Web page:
The EPA Superfund sites in the South Valley Mountain View area include a petroleum hydrocarbon plume from the Chevron, Texaco and ATA Pipeline tank farms and the old General Electric plant site, which covers about one square mile in the San Jose area. This was added to the Superfund site list in 1983, making federal money available for cleanup.
    Industrial operations at the site contaminated the soil and ground water with chlorinated solvents and other pollutants.
    At a recent neighborhood association meeting, top environmental officials with the state, Bernalillo County and the city of Albuquerque agreed to work together to address serious concerns in the South Valley neighborhood of Mountain View.
    "We want to elevate the issues of the South Valley pollution so people across New Mexico see this neighborhood is a microcosm of many problems found in New Mexico," state Environmental Secretary Ron Curry said at that meeting.
    Curry, Kristine Souzzi, director of the county's Environmental Health Department, and Alfredo Santistevan, director of the Albuquerque Environmental Health Division/Department, all pledged their support for forming a task force to address environmental problems in the Mountain View neighborhood and its surrounding area.
    On Thursday, Grice said the task force is be made up of about 12 people including residents and state and county environmental staffers.
    Grice said she was in Santa Fe on Wednesday meeting with Curry.
    "They are really serious about this project," Grice said.
Improving quality of life
    The association donates $500 per year to the Mountian View Elementary School.
    "This year we presented Mountain View Elementary School with 20 computers," Grice said.
    The computers were donated by the Southside Water Reclamation Plant. The sewer plant, which is in the Mountain View Neighborhood, has upgraded its computer system and decided to give the used computers to the local school.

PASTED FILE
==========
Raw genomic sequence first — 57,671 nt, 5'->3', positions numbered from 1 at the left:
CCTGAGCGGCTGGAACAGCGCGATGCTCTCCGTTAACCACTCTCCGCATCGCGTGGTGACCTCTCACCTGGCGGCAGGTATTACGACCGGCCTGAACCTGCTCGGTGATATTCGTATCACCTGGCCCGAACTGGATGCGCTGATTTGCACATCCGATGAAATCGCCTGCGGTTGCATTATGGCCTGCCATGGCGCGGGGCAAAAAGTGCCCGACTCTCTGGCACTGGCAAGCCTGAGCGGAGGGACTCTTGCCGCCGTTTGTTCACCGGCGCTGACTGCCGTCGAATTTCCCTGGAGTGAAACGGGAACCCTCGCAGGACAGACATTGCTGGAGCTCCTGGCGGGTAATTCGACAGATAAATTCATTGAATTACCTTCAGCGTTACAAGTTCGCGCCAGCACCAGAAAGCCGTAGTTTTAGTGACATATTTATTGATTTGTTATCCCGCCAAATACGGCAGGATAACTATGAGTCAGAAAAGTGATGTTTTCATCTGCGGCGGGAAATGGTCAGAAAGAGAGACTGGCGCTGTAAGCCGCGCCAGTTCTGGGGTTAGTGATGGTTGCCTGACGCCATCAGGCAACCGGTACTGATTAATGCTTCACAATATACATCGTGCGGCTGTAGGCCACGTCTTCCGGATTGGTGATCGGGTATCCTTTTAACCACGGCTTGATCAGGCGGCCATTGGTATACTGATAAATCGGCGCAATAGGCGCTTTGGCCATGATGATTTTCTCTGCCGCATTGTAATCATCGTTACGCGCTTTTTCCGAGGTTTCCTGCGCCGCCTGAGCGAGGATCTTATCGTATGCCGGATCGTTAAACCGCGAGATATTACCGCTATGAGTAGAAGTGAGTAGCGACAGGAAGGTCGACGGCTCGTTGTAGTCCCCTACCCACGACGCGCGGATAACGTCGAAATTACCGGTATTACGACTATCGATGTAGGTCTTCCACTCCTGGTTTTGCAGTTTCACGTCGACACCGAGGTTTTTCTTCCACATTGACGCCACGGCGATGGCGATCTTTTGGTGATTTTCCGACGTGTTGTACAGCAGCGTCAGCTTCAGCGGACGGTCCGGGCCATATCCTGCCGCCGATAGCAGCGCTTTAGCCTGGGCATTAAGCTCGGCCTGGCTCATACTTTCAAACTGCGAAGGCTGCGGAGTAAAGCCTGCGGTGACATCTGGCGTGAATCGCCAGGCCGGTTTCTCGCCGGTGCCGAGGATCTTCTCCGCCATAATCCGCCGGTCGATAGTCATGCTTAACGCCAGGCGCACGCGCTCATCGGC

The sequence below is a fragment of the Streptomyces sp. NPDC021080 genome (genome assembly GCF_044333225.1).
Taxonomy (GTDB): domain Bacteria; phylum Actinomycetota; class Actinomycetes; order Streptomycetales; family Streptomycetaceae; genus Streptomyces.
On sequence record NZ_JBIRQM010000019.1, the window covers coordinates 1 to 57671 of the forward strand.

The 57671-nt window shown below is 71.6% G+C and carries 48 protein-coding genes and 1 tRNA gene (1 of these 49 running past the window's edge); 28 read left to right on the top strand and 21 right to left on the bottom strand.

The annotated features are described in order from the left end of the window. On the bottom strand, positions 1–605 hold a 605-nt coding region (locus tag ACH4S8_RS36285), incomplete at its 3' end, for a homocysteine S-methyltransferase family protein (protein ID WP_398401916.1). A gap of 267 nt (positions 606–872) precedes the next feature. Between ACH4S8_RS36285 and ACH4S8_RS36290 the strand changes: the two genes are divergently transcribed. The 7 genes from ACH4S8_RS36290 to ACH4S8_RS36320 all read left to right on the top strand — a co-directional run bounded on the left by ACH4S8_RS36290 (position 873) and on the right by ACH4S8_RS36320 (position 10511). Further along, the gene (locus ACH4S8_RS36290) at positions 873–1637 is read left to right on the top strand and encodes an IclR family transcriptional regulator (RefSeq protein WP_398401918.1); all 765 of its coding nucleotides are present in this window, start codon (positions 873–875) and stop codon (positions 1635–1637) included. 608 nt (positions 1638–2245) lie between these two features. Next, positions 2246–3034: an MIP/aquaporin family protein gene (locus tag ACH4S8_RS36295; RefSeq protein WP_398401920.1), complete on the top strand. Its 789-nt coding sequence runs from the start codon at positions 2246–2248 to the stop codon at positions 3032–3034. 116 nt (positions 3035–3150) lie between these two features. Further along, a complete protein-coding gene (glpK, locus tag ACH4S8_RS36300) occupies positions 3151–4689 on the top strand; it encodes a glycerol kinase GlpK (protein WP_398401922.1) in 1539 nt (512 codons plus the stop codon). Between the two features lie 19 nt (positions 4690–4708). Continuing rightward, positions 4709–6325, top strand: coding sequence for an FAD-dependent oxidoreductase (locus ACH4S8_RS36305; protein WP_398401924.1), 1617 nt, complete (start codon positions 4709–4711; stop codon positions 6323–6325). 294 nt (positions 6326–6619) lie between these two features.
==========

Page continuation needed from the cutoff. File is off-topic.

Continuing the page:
Mountain View Principal Audie Brown said some of the donated computers will be placed in the computer lab and others will go into classrooms.
    All the donated computers have Microsoft Windows operating systems loaded on them. Some members of the neighborhood association have also donated software for the children to use, Grice said.
    The association is a member of the Albuquerque Partnership, an organization of city and county neighborhood associations that focus on crime prevention, nuisance abatement and education issues among other issues.
    The association also is a member of the South Valley Coalition of Neighborhood Associations, made up of representatives from other South Valley neighborhood groups.
    Grice said the association is always looking for new members, especially businesses members.
    "We are a group of people who are concerned and dedicated to preserving and enhancing the quality of life in this unique neighborhood," Grice said.
    For more information, contact Grice at 452-9159.
Mountain View Neighborhood Association
  • Crime prevention
  • Environmental issues including air, water and noise pollution
  • Improving the quality of life for area residents
        YEAR FORMED: Early 1970s
  • President: Patty Grice
  • Vice President: Kim Murphy
  • Secretary: Mark Rudd
  • Treasurer: Mary Hall
        MEMBERSHIP: 65 to 75 active members. Yearly dues $5 per household; $15 for businesses. The newsletter is sent to 1,500 households in the neighborhood.
        MEETING AND CONTACT INFORMATION: General meetings Second Tuesday of each month from 6 to 7:30 p.m. at the Mountain View Community Center. Contact Patty Grice 452-9159.
        BOUNDARIES: Woodward on the north, Isleta on the south, Rio Grande on the west and Interstate 25 on the east.